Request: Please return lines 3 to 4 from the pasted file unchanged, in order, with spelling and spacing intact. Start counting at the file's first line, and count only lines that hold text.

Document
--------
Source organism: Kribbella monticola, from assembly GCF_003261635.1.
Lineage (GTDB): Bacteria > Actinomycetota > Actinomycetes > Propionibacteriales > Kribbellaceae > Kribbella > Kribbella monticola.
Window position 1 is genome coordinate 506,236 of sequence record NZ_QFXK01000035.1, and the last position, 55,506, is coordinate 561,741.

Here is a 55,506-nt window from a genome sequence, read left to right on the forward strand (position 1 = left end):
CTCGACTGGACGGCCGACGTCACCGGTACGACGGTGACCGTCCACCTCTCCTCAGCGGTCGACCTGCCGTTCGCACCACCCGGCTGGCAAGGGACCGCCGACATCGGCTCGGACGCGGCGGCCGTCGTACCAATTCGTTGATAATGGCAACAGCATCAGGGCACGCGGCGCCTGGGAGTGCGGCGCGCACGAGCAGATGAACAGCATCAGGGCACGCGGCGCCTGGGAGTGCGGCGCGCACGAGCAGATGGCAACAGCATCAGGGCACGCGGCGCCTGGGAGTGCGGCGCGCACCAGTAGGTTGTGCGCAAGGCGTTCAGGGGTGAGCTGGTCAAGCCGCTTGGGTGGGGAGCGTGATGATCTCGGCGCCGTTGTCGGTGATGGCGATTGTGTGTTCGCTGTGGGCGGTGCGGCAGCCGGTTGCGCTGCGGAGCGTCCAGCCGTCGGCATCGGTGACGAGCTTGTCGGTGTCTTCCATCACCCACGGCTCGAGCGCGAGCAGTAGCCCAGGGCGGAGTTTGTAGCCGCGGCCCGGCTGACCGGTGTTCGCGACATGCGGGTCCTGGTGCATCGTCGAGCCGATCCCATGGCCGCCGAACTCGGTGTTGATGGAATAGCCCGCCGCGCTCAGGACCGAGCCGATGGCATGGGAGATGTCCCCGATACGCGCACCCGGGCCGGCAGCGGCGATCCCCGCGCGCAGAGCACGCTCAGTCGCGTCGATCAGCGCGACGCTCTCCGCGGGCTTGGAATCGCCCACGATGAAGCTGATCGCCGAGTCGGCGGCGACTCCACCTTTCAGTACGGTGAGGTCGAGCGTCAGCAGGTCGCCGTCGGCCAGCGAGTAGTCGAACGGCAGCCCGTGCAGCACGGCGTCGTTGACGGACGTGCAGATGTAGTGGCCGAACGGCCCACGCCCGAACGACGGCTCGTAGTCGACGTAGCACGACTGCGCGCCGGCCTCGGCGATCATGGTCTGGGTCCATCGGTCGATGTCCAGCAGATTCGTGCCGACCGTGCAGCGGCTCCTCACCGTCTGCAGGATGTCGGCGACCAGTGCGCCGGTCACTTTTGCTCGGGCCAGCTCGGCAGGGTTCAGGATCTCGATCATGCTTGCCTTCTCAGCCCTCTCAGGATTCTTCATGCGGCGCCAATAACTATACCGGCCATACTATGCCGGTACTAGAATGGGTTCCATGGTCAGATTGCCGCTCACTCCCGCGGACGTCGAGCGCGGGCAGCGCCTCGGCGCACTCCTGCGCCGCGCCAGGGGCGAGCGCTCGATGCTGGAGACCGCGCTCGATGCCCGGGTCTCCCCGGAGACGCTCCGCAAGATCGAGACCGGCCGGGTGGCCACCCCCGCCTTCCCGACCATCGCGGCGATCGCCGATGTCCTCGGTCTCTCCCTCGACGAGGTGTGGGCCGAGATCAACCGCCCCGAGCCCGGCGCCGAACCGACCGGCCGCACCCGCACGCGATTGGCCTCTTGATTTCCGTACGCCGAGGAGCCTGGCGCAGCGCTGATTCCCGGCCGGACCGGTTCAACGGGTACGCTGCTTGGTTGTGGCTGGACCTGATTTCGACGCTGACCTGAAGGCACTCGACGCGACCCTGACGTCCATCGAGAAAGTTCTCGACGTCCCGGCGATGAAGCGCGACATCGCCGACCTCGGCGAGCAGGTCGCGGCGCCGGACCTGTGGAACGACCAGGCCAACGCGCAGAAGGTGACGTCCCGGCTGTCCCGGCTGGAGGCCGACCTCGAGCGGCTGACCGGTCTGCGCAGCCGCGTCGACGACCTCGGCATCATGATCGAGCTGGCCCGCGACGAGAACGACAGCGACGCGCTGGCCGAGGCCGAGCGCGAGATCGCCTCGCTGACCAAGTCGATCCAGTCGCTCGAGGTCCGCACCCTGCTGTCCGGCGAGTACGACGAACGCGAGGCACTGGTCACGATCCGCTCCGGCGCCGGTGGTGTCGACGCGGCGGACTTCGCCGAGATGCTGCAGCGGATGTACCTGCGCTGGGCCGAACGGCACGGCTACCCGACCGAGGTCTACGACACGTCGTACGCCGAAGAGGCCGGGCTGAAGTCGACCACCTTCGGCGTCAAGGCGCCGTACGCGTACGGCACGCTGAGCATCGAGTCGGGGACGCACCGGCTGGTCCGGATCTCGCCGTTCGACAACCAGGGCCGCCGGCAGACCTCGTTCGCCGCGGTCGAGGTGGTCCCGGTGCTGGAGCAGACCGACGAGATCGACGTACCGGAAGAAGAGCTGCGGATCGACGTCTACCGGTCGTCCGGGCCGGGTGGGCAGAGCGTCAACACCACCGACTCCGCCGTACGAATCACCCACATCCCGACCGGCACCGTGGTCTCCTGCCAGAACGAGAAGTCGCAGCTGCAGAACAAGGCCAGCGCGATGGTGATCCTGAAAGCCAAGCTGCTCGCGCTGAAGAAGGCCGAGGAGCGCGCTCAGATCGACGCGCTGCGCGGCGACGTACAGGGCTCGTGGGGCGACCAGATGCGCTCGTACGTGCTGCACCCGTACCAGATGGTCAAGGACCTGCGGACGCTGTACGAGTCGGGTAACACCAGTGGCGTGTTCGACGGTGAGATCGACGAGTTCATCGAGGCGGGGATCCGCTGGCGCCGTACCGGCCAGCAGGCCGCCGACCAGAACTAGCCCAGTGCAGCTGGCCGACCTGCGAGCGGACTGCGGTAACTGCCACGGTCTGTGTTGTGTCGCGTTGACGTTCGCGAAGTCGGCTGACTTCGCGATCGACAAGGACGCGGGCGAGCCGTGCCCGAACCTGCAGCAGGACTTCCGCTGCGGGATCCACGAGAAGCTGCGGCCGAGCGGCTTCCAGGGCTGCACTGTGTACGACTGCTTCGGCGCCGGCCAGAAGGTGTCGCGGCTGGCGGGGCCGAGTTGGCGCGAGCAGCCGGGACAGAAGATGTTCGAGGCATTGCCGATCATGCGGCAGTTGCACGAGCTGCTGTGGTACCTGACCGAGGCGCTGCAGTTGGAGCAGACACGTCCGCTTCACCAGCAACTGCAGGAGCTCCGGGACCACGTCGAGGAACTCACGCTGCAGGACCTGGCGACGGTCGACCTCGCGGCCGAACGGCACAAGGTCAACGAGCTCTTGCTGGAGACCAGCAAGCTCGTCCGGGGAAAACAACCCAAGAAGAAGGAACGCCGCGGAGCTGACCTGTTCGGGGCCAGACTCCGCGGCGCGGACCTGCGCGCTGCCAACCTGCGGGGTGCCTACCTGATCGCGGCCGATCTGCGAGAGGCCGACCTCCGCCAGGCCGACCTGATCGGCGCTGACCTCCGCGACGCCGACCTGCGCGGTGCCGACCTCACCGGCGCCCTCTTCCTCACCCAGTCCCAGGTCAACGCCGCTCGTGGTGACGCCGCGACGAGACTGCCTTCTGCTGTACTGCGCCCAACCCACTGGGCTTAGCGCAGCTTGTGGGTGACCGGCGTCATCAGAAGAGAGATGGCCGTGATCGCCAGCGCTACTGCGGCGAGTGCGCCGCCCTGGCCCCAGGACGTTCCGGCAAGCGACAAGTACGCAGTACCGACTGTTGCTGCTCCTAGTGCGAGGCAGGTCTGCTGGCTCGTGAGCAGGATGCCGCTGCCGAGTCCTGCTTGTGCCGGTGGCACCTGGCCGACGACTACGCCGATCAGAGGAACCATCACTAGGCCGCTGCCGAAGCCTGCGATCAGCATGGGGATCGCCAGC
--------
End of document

Window position 1 is genome coordinate 506,236 of sequence record NZ_QFXK01000035.1, and the last position, 55,506, is coordinate 561,741.

Here is a 55,506-nt window from a genome sequence, read left to right on the forward strand (position 1 = left end):